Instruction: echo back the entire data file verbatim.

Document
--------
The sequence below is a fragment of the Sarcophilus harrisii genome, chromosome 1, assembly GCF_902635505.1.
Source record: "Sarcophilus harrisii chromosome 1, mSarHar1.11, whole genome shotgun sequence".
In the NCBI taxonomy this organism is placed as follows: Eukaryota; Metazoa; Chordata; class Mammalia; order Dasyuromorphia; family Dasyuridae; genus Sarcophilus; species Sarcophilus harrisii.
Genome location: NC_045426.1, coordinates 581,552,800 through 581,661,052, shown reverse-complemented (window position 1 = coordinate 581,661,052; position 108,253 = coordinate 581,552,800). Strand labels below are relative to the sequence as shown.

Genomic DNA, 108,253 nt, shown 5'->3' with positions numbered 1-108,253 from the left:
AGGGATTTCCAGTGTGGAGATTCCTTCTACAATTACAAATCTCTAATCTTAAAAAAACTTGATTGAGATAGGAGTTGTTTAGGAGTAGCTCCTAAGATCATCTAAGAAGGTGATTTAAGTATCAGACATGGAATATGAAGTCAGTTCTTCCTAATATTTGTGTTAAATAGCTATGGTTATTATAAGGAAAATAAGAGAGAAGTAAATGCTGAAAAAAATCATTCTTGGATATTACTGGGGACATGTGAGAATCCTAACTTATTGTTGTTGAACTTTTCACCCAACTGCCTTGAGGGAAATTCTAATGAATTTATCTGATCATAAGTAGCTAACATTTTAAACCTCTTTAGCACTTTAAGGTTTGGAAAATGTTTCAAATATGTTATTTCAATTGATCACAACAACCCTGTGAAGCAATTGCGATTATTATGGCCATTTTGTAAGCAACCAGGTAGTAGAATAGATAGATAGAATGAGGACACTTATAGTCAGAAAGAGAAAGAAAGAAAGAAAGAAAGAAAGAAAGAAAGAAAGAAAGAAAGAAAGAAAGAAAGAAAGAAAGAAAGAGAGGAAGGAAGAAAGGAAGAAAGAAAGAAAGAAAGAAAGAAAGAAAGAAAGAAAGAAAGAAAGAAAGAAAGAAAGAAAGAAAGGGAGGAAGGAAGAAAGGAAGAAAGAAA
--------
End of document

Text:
The sequence below is a fragment of the Sarcophilus harrisii genome, chromosome 1, assembly GCF_902635505.1.
Source record: "Sarcophilus harrisii chromosome 1, mSarHar1.11, whole genome shotgun sequence".
In the NCBI taxonomy this organism is placed as follows: Eukaryota; Metazoa; Chordata; class Mammalia; order Dasyuromorphia; family Dasyuridae; genus Sarcophilus; species Sarcophilus harrisii.
Genome location: NC_045426.1, coordinates 581,552,800 through 581,661,052, shown reverse-complemented (window position 1 = coordinate 581,661,052; position 108,253 = coordinate 581,552,800). Strand labels below are relative to the sequence as shown.

Genomic DNA, 108,253 nt, shown 5'->3' with positions numbered 1-108,253 from the left:
AGGGATTTCCAGTGTGGAGATTCCTTCTACAATTACAAATCTCTAATCTTAAAAAAACTTGATTGAGATAGGAGTTGTTTAGGAGTAGCTCCTAAGATCATCTAAGAAGGTGATTTAAGTATCAGACATGGAATATGAAGTCAGTTCTTCCTAATATTTGTGTTAAATAGCTATGGTTATTATAAGGAAAATAAGAGAGAAGTAAATGCTGAAAAAAATCATTCTTGGATATTACTGGGGACATGTGAGAATCCTAACTTATTGTTGTTGAACTTTTCACCCAACTGCCTTGAGGGAAATTCTAATGAATTTATCTGATCATAAGTAGCTAACATTTTAAACCTCTTTAGCACTTTAAGGTTTGGAAAATGTTTCAAATATGTTATTTCAATTGATCACAACAACCCTGTGAAGCAATTGCGATTATTATGGCCATTTTGTAAGCAACCAGGTAGTAGAATAGATAGATAGAATGAGGACACTTATAGTCAGAAAGAGAAAGAAAGAAAGAAAGAAAGAAAGAAAGAAAGAAAGAAAGAAAGAAAGAAAGAAAGAAAGAAAGAAAGAGAGGAAGGAAGAAAGGAAGAAAGAAAGAAAGAAAGAAAGAAAGAAAGAAAGAAAGAAAGAAAGAAAGAAAGAAAGAAAGAAAGGGAGGAAGGAAGAAAGGAAGAAAGAAA